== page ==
The Gatekeepers is a 2012 documentary film by director Dror Moreh that tells the story of the Israeli internal security service, Shin Bet (known in Hebrew as ‘Shabak’) from the perspective of six of its former heads. Dror’s ability to convince all six to bare their souls in front of the camera has produced an exceptional account of the recent history of Israeli life and security issues. Each one is candid, analytical and critical while still maintaining their individuality and unique personality. The film combines in-depth interviews, archival footage, and computer animation to recount the role that the organization plays in Israel’s security—from the Six-Day War to the present. Much of the material revealed had previously been classified or was considered highly sensitive.
A.O. Scott of the New York Times writes “Mr.Moreh’s amazing, upsetting film… is the opposite of nostalgic. It is hard to imagine a movie about the Middle East that could be more timely, more painfully urgent, more challenging to conventional wisdom on all sides of the conflict” (2012/11/26). Each man discusses his triumphs and his failures; the lapses of security, the violent treatment of Palestinians, and their pessimistic attitude towards the future of Israeli society and security. The film is indeed about ‘six Israeli spymasters on a shadowy past and a dark future.’ The six men together assess the failings of successive governments in pragmatic and unsentimental language. The director has been fair to all sides and the movie is guaranteed to trouble any one, left, right, center or head in the sand, with confidence or certainty in his or her own opinions.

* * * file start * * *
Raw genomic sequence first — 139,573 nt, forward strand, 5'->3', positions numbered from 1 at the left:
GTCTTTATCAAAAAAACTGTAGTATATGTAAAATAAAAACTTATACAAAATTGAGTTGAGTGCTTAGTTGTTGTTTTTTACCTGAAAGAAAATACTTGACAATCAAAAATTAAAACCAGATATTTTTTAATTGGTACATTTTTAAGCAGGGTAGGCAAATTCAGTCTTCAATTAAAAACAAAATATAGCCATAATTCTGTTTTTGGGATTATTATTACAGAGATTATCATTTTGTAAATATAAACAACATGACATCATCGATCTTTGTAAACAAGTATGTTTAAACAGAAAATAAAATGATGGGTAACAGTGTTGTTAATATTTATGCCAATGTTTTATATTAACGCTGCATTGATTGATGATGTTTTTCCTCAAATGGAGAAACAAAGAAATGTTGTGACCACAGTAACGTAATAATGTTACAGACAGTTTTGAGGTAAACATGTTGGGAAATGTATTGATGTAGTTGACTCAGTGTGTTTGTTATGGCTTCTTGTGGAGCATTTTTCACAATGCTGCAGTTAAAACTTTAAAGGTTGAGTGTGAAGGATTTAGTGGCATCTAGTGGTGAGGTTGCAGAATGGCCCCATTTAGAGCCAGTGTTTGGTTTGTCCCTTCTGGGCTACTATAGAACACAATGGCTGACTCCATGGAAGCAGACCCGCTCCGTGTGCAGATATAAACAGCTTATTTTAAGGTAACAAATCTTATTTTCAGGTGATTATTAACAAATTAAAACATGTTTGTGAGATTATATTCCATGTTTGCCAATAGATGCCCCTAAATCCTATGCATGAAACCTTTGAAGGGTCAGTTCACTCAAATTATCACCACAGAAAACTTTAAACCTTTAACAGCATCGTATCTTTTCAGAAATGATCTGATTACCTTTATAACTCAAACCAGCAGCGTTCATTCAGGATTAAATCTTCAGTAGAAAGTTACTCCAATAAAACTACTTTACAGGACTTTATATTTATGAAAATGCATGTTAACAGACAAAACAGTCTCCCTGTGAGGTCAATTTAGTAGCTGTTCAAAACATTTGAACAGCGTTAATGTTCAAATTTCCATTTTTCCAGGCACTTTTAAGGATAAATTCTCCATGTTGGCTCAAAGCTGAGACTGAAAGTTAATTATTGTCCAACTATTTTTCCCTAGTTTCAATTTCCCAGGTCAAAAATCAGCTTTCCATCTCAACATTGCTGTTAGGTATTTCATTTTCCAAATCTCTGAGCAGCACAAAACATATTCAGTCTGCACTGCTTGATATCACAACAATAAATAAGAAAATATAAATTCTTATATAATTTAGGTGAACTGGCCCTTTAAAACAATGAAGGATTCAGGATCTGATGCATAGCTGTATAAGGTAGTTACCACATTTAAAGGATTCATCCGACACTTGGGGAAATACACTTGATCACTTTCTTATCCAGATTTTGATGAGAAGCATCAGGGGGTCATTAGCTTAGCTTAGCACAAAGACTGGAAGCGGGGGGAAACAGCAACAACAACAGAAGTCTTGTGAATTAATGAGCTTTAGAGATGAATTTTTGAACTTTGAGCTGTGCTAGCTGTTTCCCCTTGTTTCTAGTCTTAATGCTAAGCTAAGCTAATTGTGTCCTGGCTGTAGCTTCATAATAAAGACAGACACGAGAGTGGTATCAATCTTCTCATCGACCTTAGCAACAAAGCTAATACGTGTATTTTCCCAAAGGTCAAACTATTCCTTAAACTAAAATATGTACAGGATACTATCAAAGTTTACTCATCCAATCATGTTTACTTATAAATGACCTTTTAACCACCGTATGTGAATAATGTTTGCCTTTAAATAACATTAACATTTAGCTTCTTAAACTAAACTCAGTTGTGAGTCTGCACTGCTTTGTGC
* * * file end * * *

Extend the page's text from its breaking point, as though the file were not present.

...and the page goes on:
The Shin Bet’s role behind the scenes for the past forty years exposes the secretive and unspoken policies of heads of state and their torturous decision-making process. The film consists of seven segments: No strategy, Just Tactics, Forget About Morality, One Man’s Terrorist is Another Man’s Freedom Fighter, Our Own Flesh and Blood, Victory is to See You Suffer, Collateral Damage and The Old Man at the End of the Corridor. Each segment more revelatory and more shocking than the previous one.
The Gatekeepers garnered multiple awards throughout North America, including being nominated for an Academy Award for best feature documentary film of 2012. In Israel it was praised and panned; the controversy and internal debate raged in heated discussions in print and on television.
The film is in Hebrew with English subtitles.
Reviewed by Dolores Luber
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